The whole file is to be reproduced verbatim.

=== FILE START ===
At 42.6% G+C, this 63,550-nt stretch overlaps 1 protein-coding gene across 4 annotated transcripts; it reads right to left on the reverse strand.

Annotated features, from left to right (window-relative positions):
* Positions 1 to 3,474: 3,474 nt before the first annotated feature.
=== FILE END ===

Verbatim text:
At 42.6% G+C, this 63,550-nt stretch overlaps 1 protein-coding gene across 4 annotated transcripts; it reads right to left on the reverse strand.

Annotated features, from left to right (window-relative positions):
* Positions 1 to 3,474: 3,474 nt before the first annotated feature.